A journey from Warstone Lane Cemetery to the Coffin Works; or why I love being part of the Coffin Works’ team of volunteers

The Coffin Works sign painted on a brick wall.
One of our new hand-painted signs.

It’s been a long old journey. For over 34 years I worked at Toye & Co, one of the oldest, family-run, manufacturers in the JQ and for most of that time my desk overlooked the cemetery. Not that I could see out of the windows, which were reeded glass. This will be familiar to everyone who knows the Coffin Works, you don’t want the workers distracted!

I first learnt of the Coffin Works when I watched the 2003 BBC2 Restoration programme with Griff Rhys Jones, a competition where viewers voted for their favourite building to win funding for its restoration.

The Newman Brothers Coffin Works was my favourite. I’d never heard of it before but I’ve always loved a Marie Celeste story and it was in the Jewellery Quarter. Left behind were boxes and boxes full of metal stuff – crucifixes, handles, ornaments etc. And shrouds. SHROUDS. I never knew!

It didn’t win the regional heat and the overall winner was the Victoria Baths in Manchester. OK the baths were rather lovely and I remember they had stained glass windows and some nice tiles, but they weren’t in the JQ. And they didn’t have shrouds.

I heard little more until, in January 2013, Simon contacted the Birmingham Civic Society, where I was Chairman. He had just taken over as Director of BCT and so I invited him and Suzanne to Toye so that they could see how the equipment, dies and tools left behind at the Coffin Works are still in use today.

Coffin Works gates with Newman Brothers sign above entranceway in metal
The cast-iron gates welcome visitors (and me!) to Newman Brothers, leading into the historic premises of the grade-II* listed factory.

Soon after, they arranged for Civic Society members to visit the Coffin Works. It was just prior to the restoration work starting and the building was completely empty and there was no power. Buckets were everywhere to collect the snow that was coming through the holes in the roof, but I was hooked. I wanted to play a part in bringing the factory back to life. As the work progressed I often took the opportunity to go on site tours, so much so that Simon probably thought that I was stalking him!

Seeing the beautiful new metal gates to the courtyard for the first time gave me a little lump in my throat and my heart still skips every time I walk through. All the workers remember it as being a happy place to work. It makes me happy now.

Taking early retirement in December 2013 gave me time to enjoy new interests and I was thrilled to sign up to be a tour guide and one of the FoH team, and to be involved well before we opened at the end of October 2014. All the volunteers are as passionate about wanting the Coffin Works to become a successful visitor attraction as are Simon, Suzanne, Sarah and Lorraine and it’s such a great team to be part of.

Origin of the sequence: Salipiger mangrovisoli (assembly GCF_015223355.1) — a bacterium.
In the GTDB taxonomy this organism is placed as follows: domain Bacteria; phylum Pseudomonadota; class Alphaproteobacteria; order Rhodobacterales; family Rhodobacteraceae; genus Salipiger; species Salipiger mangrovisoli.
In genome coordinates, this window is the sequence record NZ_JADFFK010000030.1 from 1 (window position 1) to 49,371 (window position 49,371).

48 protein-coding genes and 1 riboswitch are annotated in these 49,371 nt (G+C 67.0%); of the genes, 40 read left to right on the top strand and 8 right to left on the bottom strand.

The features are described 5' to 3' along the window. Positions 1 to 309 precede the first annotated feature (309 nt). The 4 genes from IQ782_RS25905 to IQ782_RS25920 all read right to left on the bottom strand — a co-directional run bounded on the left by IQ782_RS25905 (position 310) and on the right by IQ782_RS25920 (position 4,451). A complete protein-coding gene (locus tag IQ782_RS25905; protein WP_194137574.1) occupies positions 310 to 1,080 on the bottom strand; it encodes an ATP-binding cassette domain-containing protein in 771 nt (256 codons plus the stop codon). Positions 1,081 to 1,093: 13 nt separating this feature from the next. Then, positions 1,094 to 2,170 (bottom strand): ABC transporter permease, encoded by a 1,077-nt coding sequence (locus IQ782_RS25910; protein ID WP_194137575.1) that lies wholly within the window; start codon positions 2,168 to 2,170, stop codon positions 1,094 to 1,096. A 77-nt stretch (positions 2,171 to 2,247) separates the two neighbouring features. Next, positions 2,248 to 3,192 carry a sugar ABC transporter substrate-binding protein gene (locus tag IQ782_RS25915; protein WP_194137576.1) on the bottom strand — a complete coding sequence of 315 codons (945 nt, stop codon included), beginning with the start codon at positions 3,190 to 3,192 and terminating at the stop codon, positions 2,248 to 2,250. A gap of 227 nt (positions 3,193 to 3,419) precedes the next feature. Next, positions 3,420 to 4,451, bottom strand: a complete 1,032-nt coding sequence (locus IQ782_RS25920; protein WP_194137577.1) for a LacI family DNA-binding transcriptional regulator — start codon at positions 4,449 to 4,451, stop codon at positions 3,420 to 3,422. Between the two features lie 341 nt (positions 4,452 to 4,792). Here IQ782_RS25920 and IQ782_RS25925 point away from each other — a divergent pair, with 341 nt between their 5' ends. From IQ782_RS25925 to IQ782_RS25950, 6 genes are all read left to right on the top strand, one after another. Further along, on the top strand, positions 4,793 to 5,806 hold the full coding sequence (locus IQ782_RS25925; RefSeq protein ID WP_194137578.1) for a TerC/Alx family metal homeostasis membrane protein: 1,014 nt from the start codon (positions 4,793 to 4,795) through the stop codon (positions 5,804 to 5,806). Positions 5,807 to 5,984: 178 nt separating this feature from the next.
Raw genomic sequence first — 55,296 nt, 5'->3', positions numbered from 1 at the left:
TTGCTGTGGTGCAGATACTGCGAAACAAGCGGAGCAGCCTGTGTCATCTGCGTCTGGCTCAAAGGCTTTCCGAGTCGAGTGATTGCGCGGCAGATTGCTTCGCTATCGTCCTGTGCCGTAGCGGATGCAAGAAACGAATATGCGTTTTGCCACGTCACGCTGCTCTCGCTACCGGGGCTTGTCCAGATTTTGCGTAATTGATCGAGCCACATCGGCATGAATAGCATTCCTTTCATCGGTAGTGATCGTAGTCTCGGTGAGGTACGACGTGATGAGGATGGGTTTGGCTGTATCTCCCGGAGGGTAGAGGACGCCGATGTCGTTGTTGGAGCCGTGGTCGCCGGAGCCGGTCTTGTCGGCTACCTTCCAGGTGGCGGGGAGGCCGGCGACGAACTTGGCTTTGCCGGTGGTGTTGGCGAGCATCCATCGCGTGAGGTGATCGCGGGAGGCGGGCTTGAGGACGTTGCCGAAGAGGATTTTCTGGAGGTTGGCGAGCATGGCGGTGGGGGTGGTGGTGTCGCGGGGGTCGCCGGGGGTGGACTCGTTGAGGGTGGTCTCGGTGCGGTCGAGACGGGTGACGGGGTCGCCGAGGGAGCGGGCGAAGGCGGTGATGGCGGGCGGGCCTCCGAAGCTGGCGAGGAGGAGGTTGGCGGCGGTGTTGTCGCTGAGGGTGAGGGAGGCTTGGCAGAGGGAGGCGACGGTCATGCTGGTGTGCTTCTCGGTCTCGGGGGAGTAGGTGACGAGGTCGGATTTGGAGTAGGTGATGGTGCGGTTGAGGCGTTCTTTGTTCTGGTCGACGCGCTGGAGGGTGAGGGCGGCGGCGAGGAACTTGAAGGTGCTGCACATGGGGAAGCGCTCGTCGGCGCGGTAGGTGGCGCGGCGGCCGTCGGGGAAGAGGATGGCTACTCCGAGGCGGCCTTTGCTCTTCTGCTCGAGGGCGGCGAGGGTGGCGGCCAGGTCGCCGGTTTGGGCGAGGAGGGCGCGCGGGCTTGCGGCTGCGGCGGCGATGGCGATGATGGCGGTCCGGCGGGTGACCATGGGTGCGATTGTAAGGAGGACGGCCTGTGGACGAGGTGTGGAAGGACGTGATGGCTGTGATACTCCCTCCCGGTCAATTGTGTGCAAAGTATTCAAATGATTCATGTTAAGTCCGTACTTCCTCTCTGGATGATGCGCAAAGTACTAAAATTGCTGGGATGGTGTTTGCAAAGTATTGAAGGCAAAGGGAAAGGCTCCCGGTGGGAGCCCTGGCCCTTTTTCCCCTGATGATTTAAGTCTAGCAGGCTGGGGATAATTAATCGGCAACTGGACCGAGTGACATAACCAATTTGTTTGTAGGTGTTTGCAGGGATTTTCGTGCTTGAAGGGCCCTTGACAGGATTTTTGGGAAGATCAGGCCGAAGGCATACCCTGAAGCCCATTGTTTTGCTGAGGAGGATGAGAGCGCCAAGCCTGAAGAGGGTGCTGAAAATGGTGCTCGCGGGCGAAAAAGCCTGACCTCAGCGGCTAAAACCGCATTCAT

Group image of volunteers gathered in the courtyard
Just some of the volunteers at Newman Brothers. Here we are re-creating a historic photo of previous workers who stood in the same place for their photo in 1912.


I love hearing stories from other tour guides, some of which I quite shamelessly include in my tours. There’s David B, the retired funeral director and Neville, who’s first job was as a carpenter at a funeral parlour that bought fittings from Newman Bros. Then there’s Tim, who actually knew the last owner, Miss Joyce Green, because Tim was the chap at Advantage West Midlands that bought the building from her, and often joined her for tea on Friday afternoons. How fantastic is that!

But I couldn’t do my tours without help from the brilliant Cornelious, who’s always worked ‘in the trade’ and who now demonstrates the drop stamps and fly presses in the Stamp Shop and who really brings to life what it would have been like to work there.

Volunteers Group visit
Why I love to volunteer one one of my most memorable tours so far!

I love sharing the stories of the building, the workers and the industry that ‘died’ with visitors and I love it when visitors share their memories and knowledge. My favourite tours have been with visitors that start as strangers but come together as a group as they all share their stories. I’m continually learning from our visitors and I’ve become fascinated by coffins and burials. And I’m still fascinated by shrouds.

Christine Cushing, volunteer tour guide.

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